Tuesday, 3 May 2011

Something wicked this way comes.

I know I'm not the only one awaiting Psychoville's return to the BBC with baited breath, but I also feel extremely aware that it's been a long time since I had this feeling. You know, those butterflies you get when you see a trailer for a TV comedy you know is going to be good. Something you can safely invest the time in.

Some of the best new comedies take me by surprise. The Trip, for example, I was aware of mere days before it aired, and I was truly thankful that I didn't miss out. Roger and Val Have Just Got In, too, I just caught on the off-chance due to its clever, but still odd broadcast time of early evening. I mean, I love the continuity and real time element, but I can't be the only person who writes off that part of the day as the domain of dull 'lifestyle shows' and programmes about animal cruelty.

Nevertheless, it feels like whilst there's truly some good stuff still out there, I feel like there's something happening in the way things are getting commissioned. And not something positive. Whilst the BBC for its part is holding its own, it is not entirely immune. In fact, the main source of the trouble seems to be Channel Four. As we enter the years where we're desperately awaiting someone to take the baton and write some comedy the likes of which we were spoiled with in the nineties and early noughties, the broadcasters are losing their way trying to identify with what people want to see. In short, you can still have the odd bit of magnificence like The Thick of It, there's also an increasing number of shockingly bad examples of comedy forced down our throats as 'the next big thing' as the broadcasters try to fill the increasing number of gaps in their schedules. No evolution, just repeated revolution.

It feels like sometime about five years ago, somebody decided that funny wouldn't register unless it was needlessly controversial. Probably around the time Frankie Boyle began to gain popularity on Mock the Week, coincidentally. I've always furtively disliked the show for the very reason that it's relies on a concept with so woefully little substance. A group of mediocre comics poked with a stick and forced to be funny under the glare of spotlights. A poor man's Shooting Stars, if you will. 'Freestyle comedy' beset by rules and 'format' that instantly prevent it from existing.

It was around that point, I feel, that someone, somewhere inexplicably decided that this is what the public wanted. Or rather, a small section of the public. The ones who thought the joke about the Queen's haunted pussy was funny. Which, in all probability, is noone. Laughing at inappropriate social behaviour, after all is little more than an automatic response. Like insignificant electrical impulses and twitches after death. It doesn't mean it's particularly welcome or enjoyable. So as Frankie Boyle found his infamy through courting the tabloids, he started to cement his place as 'something for the young'uns'. Fast forward a couple of years and the resulting product is Tramadol Nights, the most appalling excuse for a sketch show I have ever had the misfortune to watch.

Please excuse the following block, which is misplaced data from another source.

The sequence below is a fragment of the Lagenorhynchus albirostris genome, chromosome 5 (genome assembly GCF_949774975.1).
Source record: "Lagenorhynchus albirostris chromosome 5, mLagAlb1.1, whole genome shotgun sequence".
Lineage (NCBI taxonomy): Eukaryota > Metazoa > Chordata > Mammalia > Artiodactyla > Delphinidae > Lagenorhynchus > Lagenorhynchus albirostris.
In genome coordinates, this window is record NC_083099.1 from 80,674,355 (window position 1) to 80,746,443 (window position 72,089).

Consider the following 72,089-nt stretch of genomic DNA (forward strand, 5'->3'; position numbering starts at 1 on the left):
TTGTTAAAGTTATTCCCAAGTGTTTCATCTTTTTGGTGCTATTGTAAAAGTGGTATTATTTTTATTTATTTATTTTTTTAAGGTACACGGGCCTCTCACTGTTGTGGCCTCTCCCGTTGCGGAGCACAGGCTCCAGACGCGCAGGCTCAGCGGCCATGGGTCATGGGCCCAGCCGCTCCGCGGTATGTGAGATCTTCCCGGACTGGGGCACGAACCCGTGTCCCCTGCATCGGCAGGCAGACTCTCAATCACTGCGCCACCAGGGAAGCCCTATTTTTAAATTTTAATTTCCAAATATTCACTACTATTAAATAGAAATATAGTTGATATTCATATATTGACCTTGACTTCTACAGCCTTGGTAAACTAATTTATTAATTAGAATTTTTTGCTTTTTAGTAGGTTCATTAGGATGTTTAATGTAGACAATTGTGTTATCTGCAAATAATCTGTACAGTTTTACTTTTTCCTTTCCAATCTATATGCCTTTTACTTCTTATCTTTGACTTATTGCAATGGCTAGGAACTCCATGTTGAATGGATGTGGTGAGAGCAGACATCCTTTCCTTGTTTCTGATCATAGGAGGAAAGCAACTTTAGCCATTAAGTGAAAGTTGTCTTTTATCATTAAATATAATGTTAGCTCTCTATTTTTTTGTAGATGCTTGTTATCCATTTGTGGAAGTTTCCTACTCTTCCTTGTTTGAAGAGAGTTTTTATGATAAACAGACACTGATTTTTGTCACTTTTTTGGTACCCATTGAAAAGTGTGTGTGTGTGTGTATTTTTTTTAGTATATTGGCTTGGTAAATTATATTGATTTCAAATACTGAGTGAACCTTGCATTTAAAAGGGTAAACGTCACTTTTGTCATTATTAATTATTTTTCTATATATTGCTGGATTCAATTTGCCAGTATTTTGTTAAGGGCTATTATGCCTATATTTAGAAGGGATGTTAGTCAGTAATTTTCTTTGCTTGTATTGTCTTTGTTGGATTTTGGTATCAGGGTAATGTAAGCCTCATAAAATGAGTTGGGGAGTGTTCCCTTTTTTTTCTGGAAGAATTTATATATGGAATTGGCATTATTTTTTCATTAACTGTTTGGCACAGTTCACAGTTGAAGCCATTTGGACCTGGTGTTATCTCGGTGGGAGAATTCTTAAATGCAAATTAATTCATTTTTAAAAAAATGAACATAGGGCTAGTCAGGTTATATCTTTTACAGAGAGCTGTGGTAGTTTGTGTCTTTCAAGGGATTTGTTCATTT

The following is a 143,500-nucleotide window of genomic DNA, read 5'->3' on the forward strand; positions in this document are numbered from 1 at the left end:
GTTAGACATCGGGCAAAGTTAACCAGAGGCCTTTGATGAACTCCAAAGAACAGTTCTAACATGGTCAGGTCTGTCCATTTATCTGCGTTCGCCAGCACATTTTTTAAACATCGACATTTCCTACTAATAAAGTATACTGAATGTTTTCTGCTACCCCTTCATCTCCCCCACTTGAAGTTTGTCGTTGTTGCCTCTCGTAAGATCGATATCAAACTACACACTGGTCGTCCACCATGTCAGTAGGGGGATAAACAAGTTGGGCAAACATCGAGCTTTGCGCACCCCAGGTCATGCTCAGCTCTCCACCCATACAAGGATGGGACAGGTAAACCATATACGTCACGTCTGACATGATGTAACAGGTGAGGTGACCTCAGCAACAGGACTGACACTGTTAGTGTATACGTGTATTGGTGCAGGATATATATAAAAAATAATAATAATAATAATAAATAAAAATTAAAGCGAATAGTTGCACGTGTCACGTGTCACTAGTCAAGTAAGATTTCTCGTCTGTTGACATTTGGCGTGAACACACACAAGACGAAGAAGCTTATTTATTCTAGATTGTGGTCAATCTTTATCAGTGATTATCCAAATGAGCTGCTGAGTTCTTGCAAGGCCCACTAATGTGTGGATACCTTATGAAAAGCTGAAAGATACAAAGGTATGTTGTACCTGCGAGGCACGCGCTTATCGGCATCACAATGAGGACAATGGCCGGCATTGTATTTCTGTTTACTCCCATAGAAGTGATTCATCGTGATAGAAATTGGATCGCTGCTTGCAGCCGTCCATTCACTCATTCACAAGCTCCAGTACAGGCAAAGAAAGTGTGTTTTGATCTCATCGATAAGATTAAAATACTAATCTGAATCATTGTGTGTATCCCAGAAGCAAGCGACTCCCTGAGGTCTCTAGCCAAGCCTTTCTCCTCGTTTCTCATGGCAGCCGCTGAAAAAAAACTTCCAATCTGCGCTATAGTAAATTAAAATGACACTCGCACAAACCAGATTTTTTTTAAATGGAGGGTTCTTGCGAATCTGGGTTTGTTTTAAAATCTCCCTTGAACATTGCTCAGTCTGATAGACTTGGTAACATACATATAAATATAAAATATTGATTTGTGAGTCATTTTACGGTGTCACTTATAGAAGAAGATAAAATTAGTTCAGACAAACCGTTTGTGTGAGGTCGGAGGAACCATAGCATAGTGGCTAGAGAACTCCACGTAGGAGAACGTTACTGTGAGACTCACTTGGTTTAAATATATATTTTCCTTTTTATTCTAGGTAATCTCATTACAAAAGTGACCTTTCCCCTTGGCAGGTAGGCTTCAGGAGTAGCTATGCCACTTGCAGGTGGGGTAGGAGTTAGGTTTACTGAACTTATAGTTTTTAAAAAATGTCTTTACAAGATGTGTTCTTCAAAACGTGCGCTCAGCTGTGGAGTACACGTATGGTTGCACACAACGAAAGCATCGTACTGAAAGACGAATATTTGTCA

And what are we meant to do? Clap and applaud? Comedy may be controversial at times, but that should be a by-product, not the main purpose. At the very least, it should have a reason for being there. The worrying thing about Tramadol Nights is not that it's insulting to its audience (if there is one). It's that someone thought we'd like it. I don't think I'd be going out on a limb to say that someone followed the train of thought that Channel Four needed to maintain its relevancy with a younger audience when considering this as a pitch. And as one of the people they were looking to court with this idea, I won't be the first to say that it didn't resound with me. At the very least, it's comedy at its most patronising. That simply to say something offensive without reasoning or context will be funny to anyone is a fundamentally flawed strategy.

I would be more prone to let this whole business go if I wasn't convinced that Tramadol Nights wasn't Channel Four's 'next big thing'. After all, is there anything else in the pipeline? It doesn't feel that way. Maybe this is why I still feel raw about something that finished in December 2010. Because it's one of the last things I remember coming out of Channel Four that was meant to make us laugh. As if they really considered it a springboard for a new decade of entertainment.

I feel a similar, if less acute sentiment towards Ten O'Clock Live when seeing the manner of execution there. Whilst it still has the veneer of a current affairs show, the inexplicable inclusion of Jimmy Carr suggests to me a point towards controversy over substance. Are we meant to be amused as Carr breaks character repeatedly, proving his inability to handle live television broadcasting? I tired of it during the Alternative Election Night. It all smacks of badly-planned TV given to 'the kids' in the hope it'll float for its kitsch value.

There are lessons to be learned here, but surprisingly, I don't think the viewing figures of half a million by the last episode of Tramadol Nights will deter Channel 4 from commissioning things like this for the future. We'll just have to settle for series 56 of Peep Show, I suppose.

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